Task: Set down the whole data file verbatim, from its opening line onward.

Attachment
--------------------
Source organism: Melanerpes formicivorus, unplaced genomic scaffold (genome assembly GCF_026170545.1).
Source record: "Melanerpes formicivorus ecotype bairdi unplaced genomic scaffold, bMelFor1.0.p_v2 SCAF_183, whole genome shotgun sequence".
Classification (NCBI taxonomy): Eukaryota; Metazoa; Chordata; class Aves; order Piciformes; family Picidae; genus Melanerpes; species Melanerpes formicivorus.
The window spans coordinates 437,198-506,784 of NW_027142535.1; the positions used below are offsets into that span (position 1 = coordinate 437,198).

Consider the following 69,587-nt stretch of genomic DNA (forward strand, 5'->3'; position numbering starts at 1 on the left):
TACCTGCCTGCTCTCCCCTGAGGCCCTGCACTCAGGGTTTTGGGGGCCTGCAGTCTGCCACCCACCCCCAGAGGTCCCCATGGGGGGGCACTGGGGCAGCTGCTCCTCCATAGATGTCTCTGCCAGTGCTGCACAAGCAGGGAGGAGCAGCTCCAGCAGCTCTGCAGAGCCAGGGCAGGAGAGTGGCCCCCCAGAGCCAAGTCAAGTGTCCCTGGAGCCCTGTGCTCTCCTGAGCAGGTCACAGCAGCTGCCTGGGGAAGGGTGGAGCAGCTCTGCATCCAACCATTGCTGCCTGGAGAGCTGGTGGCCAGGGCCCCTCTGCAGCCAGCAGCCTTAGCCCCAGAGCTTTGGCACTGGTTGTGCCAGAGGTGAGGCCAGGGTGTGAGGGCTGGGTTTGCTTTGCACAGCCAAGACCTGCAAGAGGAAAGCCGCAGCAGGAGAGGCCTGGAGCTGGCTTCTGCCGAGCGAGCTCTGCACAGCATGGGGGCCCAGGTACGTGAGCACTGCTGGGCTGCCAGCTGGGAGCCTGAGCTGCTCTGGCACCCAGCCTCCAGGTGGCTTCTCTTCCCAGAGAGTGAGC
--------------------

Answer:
Source organism: Melanerpes formicivorus, unplaced genomic scaffold (genome assembly GCF_026170545.1).
Source record: "Melanerpes formicivorus ecotype bairdi unplaced genomic scaffold, bMelFor1.0.p_v2 SCAF_183, whole genome shotgun sequence".
Classification (NCBI taxonomy): Eukaryota; Metazoa; Chordata; class Aves; order Piciformes; family Picidae; genus Melanerpes; species Melanerpes formicivorus.
The window spans coordinates 437,198-506,784 of NW_027142535.1; the positions used below are offsets into that span (position 1 = coordinate 437,198).

Consider the following 69,587-nt stretch of genomic DNA (forward strand, 5'->3'; position numbering starts at 1 on the left):
TACCTGCCTGCTCTCCCCTGAGGCCCTGCACTCAGGGTTTTGGGGGCCTGCAGTCTGCCACCCACCCCCAGAGGTCCCCATGGGGGGGCACTGGGGCAGCTGCTCCTCCATAGATGTCTCTGCCAGTGCTGCACAAGCAGGGAGGAGCAGCTCCAGCAGCTCTGCAGAGCCAGGGCAGGAGAGTGGCCCCCCAGAGCCAAGTCAAGTGTCCCTGGAGCCCTGTGCTCTCCTGAGCAGGTCACAGCAGCTGCCTGGGGAAGGGTGGAGCAGCTCTGCATCCAACCATTGCTGCCTGGAGAGCTGGTGGCCAGGGCCCCTCTGCAGCCAGCAGCCTTAGCCCCAGAGCTTTGGCACTGGTTGTGCCAGAGGTGAGGCCAGGGTGTGAGGGCTGGGTTTGCTTTGCACAGCCAAGACCTGCAAGAGGAAAGCCGCAGCAGGAGAGGCCTGGAGCTGGCTTCTGCCGAGCGAGCTCTGCACAGCATGGGGGCCCAGGTACGTGAGCACTGCTGGGCTGCCAGCTGGGAGCCTGAGCTGCTCTGGCACCCAGCCTCCAGGTGGCTTCTCTTCCCAGAGAGTGAGC